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MFP Contributor

Author: C. Liegh McInnis

Actor Sidney Poitier poses for a portrait in Beverly Hills, Calif. on June 2, 2008. Poitier, the groundbreaking actor and enduring inspiration who transformed how Black people were portrayed on screen, became the first Black actor to win an Academy Award for best lead performance and the first to be a top box-office draw, died Thursday, Jan. 6, 2022. He was 94. (AP Photo/Matt Sayles, File)
MFP Voices

Rest in Peace, Dignity: A Brief Tribute to Sidney Poitier

Sidney Poitier was dignity personified, which allowed him to portray every type of existing Black man on American terrain that was stolen from indigenous people and worked by the children of the sun. Poitier was not concerned about the paycheck he might lose from his act of artistic and political defiance; he was concerned about his art aiding in the uplift and liberation of African peoples. 

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Barbara and Al Stamps
MFP Voices

Al Stamps and Richard Middleton: The Yin and the Yang of Black Excellence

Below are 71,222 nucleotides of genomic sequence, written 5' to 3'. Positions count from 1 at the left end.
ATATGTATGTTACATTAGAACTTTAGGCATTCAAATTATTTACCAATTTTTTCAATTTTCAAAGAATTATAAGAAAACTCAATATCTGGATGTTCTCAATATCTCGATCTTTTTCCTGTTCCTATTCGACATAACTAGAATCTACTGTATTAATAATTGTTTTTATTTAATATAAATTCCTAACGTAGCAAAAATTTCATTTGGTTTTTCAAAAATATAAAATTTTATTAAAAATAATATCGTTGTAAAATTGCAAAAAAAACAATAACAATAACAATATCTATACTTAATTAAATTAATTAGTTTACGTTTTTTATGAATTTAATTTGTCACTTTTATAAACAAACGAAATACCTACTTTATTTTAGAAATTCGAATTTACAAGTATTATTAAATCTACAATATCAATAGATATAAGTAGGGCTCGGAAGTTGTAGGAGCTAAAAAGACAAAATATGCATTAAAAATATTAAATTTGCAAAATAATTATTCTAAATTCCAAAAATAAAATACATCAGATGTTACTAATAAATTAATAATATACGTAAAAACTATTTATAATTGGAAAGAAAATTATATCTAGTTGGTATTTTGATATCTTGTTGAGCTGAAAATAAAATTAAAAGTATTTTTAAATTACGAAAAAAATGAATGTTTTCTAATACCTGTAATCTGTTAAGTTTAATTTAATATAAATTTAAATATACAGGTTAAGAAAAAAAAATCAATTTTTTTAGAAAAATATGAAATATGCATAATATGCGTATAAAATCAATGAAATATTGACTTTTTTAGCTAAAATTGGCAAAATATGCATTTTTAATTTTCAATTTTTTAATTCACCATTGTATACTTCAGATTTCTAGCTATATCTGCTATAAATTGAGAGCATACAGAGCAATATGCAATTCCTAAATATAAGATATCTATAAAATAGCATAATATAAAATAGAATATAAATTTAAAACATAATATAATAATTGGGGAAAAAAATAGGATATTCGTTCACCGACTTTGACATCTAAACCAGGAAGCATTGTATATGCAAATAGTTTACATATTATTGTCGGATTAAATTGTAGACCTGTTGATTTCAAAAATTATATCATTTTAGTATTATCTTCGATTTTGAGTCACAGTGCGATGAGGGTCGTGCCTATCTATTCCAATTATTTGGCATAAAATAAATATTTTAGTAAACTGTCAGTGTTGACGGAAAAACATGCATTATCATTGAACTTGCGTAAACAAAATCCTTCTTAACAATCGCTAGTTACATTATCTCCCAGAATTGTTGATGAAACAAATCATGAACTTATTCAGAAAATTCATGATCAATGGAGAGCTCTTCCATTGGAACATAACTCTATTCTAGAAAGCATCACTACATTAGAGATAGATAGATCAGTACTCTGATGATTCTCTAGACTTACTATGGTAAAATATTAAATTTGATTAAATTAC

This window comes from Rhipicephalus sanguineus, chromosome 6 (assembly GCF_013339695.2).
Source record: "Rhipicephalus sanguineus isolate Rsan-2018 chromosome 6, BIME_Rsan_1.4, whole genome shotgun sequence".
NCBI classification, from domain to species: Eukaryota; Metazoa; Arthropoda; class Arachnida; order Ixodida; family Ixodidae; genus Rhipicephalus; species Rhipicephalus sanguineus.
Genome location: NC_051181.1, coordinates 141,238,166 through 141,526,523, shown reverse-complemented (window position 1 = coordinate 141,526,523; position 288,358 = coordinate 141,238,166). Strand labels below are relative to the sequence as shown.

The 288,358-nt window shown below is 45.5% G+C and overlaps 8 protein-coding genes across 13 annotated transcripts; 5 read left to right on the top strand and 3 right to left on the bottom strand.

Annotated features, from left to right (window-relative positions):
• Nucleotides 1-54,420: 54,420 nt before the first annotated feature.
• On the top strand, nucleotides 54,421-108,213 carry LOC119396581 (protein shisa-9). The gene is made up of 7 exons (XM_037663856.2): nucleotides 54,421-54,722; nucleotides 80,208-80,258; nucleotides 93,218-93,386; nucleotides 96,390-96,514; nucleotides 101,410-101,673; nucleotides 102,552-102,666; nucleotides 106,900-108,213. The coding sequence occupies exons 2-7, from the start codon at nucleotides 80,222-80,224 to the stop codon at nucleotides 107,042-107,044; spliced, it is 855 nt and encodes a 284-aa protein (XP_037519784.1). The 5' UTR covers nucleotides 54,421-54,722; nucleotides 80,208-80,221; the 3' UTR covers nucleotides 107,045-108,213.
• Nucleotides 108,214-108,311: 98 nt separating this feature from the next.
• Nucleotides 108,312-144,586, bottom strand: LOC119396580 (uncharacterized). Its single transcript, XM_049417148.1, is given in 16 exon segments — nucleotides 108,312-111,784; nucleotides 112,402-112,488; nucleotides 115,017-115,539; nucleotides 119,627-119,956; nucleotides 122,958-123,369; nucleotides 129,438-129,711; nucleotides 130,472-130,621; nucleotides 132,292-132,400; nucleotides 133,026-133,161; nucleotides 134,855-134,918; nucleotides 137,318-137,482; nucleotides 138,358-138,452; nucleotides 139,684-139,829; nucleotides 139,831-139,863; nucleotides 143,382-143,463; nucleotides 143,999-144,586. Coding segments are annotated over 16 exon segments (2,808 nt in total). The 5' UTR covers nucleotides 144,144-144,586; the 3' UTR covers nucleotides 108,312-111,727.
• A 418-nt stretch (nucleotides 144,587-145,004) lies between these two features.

I am eternally blessed that my parents, my entire family, and my community taught me that there is not merely one way to be Black and that Black excellence manifests itself in a multitude of ways. Thus, while I’m sad to be commemorating two local giants, it’s only fitting that I honor them together as they are bookends of Black excellence. Al Stamps Sr. represents the Marcus Garvey/Booker T. Washington notion of the self-made, industrial man who uses his business not just to earn a profit but to feed thousands of Jackson State University students and all of West Jackson while being a blueprint of the benefits of Black ownership. 

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